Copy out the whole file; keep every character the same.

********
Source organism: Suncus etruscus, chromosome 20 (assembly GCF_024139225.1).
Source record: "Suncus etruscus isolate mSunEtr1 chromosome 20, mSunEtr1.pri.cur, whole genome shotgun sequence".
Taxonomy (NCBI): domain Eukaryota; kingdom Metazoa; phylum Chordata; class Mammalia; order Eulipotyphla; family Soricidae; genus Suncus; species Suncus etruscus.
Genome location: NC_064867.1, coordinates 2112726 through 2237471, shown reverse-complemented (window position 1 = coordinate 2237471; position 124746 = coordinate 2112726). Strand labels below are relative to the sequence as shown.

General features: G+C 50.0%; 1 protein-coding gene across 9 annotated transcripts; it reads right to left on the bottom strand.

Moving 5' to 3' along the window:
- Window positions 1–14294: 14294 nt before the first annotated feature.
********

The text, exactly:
Source organism: Suncus etruscus, chromosome 20 (assembly GCF_024139225.1).
Source record: "Suncus etruscus isolate mSunEtr1 chromosome 20, mSunEtr1.pri.cur, whole genome shotgun sequence".
Taxonomy (NCBI): domain Eukaryota; kingdom Metazoa; phylum Chordata; class Mammalia; order Eulipotyphla; family Soricidae; genus Suncus; species Suncus etruscus.
Genome location: NC_064867.1, coordinates 2112726 through 2237471, shown reverse-complemented (window position 1 = coordinate 2237471; position 124746 = coordinate 2112726). Strand labels below are relative to the sequence as shown.

General features: G+C 50.0%; 1 protein-coding gene across 9 annotated transcripts; it reads right to left on the bottom strand.

Moving 5' to 3' along the window:
- Window positions 1–14294: 14294 nt before the first annotated feature.